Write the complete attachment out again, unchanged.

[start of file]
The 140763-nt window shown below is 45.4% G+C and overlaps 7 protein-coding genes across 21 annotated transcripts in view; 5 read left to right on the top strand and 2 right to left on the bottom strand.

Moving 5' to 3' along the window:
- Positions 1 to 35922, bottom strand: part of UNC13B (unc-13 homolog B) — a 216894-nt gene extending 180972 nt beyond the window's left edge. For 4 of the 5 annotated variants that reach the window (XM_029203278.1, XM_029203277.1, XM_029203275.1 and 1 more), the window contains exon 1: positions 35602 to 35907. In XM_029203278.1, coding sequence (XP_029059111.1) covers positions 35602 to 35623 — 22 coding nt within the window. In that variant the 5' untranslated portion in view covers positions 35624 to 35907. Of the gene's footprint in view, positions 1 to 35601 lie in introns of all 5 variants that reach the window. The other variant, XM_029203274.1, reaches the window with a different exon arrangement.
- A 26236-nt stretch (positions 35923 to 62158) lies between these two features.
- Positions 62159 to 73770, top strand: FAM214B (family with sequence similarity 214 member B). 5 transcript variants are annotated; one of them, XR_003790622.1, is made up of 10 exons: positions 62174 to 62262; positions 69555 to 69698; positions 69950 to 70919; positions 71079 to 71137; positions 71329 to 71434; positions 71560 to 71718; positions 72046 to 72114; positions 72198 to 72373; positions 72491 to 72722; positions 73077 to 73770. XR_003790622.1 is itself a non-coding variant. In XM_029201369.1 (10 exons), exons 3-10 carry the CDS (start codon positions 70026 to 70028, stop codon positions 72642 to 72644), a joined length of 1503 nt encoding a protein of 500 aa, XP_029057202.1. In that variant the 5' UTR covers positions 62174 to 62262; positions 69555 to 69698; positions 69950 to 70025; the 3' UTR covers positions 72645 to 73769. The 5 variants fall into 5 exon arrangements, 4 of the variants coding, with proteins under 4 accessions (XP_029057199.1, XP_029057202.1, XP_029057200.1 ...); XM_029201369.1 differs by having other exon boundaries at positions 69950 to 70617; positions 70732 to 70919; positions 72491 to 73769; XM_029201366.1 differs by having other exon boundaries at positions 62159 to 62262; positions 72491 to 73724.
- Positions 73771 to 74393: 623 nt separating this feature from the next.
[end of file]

The 140763-nt window shown below is 45.4% G+C and overlaps 7 protein-coding genes across 21 annotated transcripts in view; 5 read left to right on the top strand and 2 right to left on the bottom strand.

Moving 5' to 3' along the window:
- Positions 1 to 35922, bottom strand: part of UNC13B (unc-13 homolog B) — a 216894-nt gene extending 180972 nt beyond the window's left edge. For 4 of the 5 annotated variants that reach the window (XM_029203278.1, XM_029203277.1, XM_029203275.1 and 1 more), the window contains exon 1: positions 35602 to 35907. In XM_029203278.1, coding sequence (XP_029059111.1) covers positions 35602 to 35623 — 22 coding nt within the window. In that variant the 5' untranslated portion in view covers positions 35624 to 35907. Of the gene's footprint in view, positions 1 to 35601 lie in introns of all 5 variants that reach the window. The other variant, XM_029203274.1, reaches the window with a different exon arrangement.
- A 26236-nt stretch (positions 35923 to 62158) lies between these two features.
- Positions 62159 to 73770, top strand: FAM214B (family with sequence similarity 214 member B). 5 transcript variants are annotated; one of them, XR_003790622.1, is made up of 10 exons: positions 62174 to 62262; positions 69555 to 69698; positions 69950 to 70919; positions 71079 to 71137; positions 71329 to 71434; positions 71560 to 71718; positions 72046 to 72114; positions 72198 to 72373; positions 72491 to 72722; positions 73077 to 73770. XR_003790622.1 is itself a non-coding variant. In XM_029201369.1 (10 exons), exons 3-10 carry the CDS (start codon positions 70026 to 70028, stop codon positions 72642 to 72644), a joined length of 1503 nt encoding a protein of 500 aa, XP_029057202.1. In that variant the 5' UTR covers positions 62174 to 62262; positions 69555 to 69698; positions 69950 to 70025; the 3' UTR covers positions 72645 to 73769. The 5 variants fall into 5 exon arrangements, 4 of the variants coding, with proteins under 4 accessions (XP_029057199.1, XP_029057202.1, XP_029057200.1 ...); XM_029201369.1 differs by having other exon boundaries at positions 69950 to 70617; positions 70732 to 70919; positions 72491 to 73769; XM_029201366.1 differs by having other exon boundaries at positions 62159 to 62262; positions 72491 to 73724.
- Positions 73771 to 74393: 623 nt separating this feature from the next.